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Interview with Ron DeLong, inventor of the ScanGauge
Posted Wednesday, February 21/07 in General
The ScanGauge has become such an indispensable tool for fuel efficiency enthusiasts that some people, when shopping for second-hand vehicles, have stopped considering pre-1996 models to ensure that a ScanGauge can be used.
In other words, it has quickly become the fuel saver's favourite gadget.
With this in mind, I set out to learn more about the history of the ScanGauge and its inventor, Ron DeLong. I recently spoke to Ron on a range of topics: his background, how the ScanGauge came to be, and some future plans for the magic little box.
In the beginning ...
It started back in 2001 with a brand new Ford F-150 pickup truck that Ron had bought. It wasn't running right, and its fuel economy wasn't up to snuff. Said Ron, "the 500 cubic inch engine in my 1976 Eldorado convertible was getting better mileage than this truck!"
At the Ford dealership, Ron described his fuel consumption concerns to the technician, who plugged a box into the truck's OBDII port and took him out for a drive.
"The technician was saying: 'these trucks are really sensitive to driving habits,' and he was using instant feedback from this monitor to give me pointers on what to do to increase fuel economy."
"I said: 'Sure, but I don't have my own little box to tell me what I'm doing!'"
The light bulb went on ...
Fortunately, Ron was well positioned to take this "Eureka!" moment and do something productive with it.
In his words, he'd been "doing data" for a long time, having graduated as an electrical engineer from Cal Poly Pomona in 1975, and with years of work in the automotive industry.
(In fact, your vehicle may be equipped with another device that Ron developed while working at Motorola, in collaboration with MIT. If you're driving a Honda with side airbags, those airbags are controlled by an "E-Field" electric field sensing microchip that determines the presence, location and size of the vehicle's occupants to tailor an appropriate airbag response in the event of a collision. Other OEM's are looking at the E-Field chip, and the technology has potential beyond the auto sector.)
Full time retiree ...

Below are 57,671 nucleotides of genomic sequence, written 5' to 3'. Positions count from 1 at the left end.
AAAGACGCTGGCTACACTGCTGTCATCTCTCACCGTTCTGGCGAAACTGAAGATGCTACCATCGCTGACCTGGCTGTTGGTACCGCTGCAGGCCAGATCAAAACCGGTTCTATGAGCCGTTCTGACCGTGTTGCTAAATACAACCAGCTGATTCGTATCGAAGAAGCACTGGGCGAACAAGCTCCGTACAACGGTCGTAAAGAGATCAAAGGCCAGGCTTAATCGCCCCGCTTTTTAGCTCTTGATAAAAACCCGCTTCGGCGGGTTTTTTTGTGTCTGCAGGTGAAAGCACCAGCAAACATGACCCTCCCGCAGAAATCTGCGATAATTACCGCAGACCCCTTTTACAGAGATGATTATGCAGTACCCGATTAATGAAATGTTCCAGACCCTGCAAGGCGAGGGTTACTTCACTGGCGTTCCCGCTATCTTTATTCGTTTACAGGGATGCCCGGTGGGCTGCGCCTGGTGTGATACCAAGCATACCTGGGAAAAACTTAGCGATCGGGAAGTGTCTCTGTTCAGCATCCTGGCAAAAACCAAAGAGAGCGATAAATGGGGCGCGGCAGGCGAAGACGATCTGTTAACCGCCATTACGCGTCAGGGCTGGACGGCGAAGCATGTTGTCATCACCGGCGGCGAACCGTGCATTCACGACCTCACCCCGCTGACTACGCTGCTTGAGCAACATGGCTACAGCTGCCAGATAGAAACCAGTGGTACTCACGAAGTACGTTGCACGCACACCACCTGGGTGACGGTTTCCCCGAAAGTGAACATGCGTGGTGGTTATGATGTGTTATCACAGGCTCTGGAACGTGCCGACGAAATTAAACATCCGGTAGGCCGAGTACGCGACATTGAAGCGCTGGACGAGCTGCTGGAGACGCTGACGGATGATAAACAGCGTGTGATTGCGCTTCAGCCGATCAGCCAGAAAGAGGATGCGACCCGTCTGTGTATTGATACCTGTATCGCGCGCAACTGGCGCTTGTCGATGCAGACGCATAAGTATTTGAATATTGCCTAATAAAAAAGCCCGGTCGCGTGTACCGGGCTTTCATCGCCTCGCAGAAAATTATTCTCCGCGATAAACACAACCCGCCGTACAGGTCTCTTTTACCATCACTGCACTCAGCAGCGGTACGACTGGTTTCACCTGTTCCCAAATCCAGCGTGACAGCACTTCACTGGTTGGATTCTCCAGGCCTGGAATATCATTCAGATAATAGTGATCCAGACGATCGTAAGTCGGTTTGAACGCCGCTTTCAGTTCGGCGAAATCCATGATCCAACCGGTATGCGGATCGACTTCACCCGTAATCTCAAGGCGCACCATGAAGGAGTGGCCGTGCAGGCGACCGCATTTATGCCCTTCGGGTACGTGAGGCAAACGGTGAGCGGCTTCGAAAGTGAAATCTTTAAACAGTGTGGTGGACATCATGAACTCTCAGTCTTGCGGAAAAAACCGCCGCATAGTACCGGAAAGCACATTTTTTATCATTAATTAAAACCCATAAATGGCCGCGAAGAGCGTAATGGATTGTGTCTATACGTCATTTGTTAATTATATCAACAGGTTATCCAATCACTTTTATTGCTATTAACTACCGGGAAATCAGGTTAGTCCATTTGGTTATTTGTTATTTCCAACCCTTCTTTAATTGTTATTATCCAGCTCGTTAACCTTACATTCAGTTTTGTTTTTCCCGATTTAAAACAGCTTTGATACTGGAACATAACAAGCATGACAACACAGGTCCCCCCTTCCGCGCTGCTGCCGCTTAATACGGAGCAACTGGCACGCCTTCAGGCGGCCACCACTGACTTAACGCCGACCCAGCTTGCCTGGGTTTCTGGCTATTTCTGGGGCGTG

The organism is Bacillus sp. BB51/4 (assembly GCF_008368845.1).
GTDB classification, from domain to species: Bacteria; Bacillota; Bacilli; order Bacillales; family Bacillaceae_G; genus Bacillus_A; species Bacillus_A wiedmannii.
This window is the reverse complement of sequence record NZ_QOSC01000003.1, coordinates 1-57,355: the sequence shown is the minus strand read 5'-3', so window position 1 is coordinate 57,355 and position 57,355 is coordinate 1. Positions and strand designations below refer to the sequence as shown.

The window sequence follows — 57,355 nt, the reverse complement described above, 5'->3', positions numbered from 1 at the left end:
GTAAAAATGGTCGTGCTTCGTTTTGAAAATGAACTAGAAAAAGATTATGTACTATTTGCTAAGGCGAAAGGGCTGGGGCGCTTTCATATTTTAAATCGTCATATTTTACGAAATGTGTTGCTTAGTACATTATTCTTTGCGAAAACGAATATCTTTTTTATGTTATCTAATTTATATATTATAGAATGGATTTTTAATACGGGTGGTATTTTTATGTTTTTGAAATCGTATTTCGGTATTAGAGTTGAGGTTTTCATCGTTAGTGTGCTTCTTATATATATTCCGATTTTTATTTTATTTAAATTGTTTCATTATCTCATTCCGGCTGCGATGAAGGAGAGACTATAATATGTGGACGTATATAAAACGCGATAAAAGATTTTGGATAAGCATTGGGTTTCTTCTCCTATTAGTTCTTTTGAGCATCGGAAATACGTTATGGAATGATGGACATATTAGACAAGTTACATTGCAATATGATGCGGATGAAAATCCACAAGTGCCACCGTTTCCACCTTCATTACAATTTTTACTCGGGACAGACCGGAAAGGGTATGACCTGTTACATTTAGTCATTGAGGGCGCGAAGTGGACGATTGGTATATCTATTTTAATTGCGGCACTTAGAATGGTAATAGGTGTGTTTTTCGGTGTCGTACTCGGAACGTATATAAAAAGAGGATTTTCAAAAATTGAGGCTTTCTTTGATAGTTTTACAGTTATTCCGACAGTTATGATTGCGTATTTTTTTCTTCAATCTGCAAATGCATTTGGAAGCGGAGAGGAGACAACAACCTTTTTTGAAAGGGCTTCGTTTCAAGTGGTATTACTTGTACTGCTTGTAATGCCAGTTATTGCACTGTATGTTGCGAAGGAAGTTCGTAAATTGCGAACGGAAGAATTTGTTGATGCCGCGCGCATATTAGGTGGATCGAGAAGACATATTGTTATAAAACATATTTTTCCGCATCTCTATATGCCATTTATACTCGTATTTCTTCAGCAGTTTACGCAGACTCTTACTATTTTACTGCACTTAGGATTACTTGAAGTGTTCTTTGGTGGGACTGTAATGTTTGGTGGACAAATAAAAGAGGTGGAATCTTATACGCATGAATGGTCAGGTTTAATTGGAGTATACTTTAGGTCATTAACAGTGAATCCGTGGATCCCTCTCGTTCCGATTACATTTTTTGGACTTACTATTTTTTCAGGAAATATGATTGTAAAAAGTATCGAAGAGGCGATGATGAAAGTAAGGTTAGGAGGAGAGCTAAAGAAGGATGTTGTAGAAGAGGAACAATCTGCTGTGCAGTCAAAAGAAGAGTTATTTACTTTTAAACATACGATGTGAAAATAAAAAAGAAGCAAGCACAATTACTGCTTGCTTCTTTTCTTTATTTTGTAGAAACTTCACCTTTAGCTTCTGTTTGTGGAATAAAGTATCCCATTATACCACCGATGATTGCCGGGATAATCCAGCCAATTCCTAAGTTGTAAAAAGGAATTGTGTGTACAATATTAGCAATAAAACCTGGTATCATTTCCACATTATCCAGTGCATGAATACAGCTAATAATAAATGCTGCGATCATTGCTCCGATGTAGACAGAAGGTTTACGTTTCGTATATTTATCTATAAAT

Ron retired from Motorola to start Linear-Logic and work full time on the ScanGauge. The business now employs 5 people in Mesa, Arizona, where the programming and assembly is also done.
The first version of the ScanGauge went into production in late 2004. Last June (2006), the ScanGaugeII came out.
Who uses the ScanGauge?
According to Ron, it's been embraced by 3 general groups...
Customer feedback ...
After the launch of the original ScanGauge, the most frequent comment received at Linear-Logic was related to aesthetics: customers wanted a sleeker package, and a display that was easier to read. The ScanGaugeII was Linear-Logic's response: 1/4 the size, but with a larger display and user-selectable backlight colour.
Ron says another common request was for the ability to reprogram the unit in the field. While the company still accepts units back to be reprogrammed with the latest version of the software, they're trying to get away from this with a secure interface that will permit customers to download the software and upgrade it themselves by connecting the ScanGaugeII to their home computer.
Trials & tribulations ...
I asked Ron what kinds of challenges he faced while developing the ScanGauge.
"What takes the most time are the vehicle incompatibilities & bugs," he says. He spends a lot of time troubleshooting different vehicles and the way they communicate (or don't communicate) about their various systems through the OBDII port.
He adds that he has discovered some manufacturers are notably worse than others at following industry protocols.
Looking ahead ...
What might we see in future ScanGauge versions/software releases?
Old school blues ...
Another question that comes up frequently in fuel economy forums is what kind of fuel economy instrumentation is available for pre-OBDII vehicles. I asked Ron if he had any plans to offer a ScanGauge that would work with older cars.
"We considered it for some of the more popular vehicles, but even within the same model year there are protocol differences that make this complicated," he said.
By the sounds of it, Linear-Logic has its hands full improving a good product for a growing market (OBDII-compliant vehicles), rather than worrying about a relatively small group of folks driving a declining number of older vehicles.
Which raises the final question:
"It has been successful mainly through online sales and word-of-mouth," Ron says. "We are only now making a concerted effort to get it into stores and promote it more through advertising."
I can personally attest to the success of the word of mouth process because I've been part of it. I've been directly responsible for several people getting ScanGauges, and have likely indirectly influenced many more through this site and in the forums.
As an unapologetic fan of Linear-Logic's work, I for one am happy that Ron DeLong had trouble with that Ford pickup back in 2001. Future plans for the ScanGauge sound exciting - which is no surprise to me, given the enthusiasm that Ron projects when talking about his work. I wish him and his company continued success and look forward to the future evolution of the ScanGauge.
darin AT metrompg D-O-T com, or here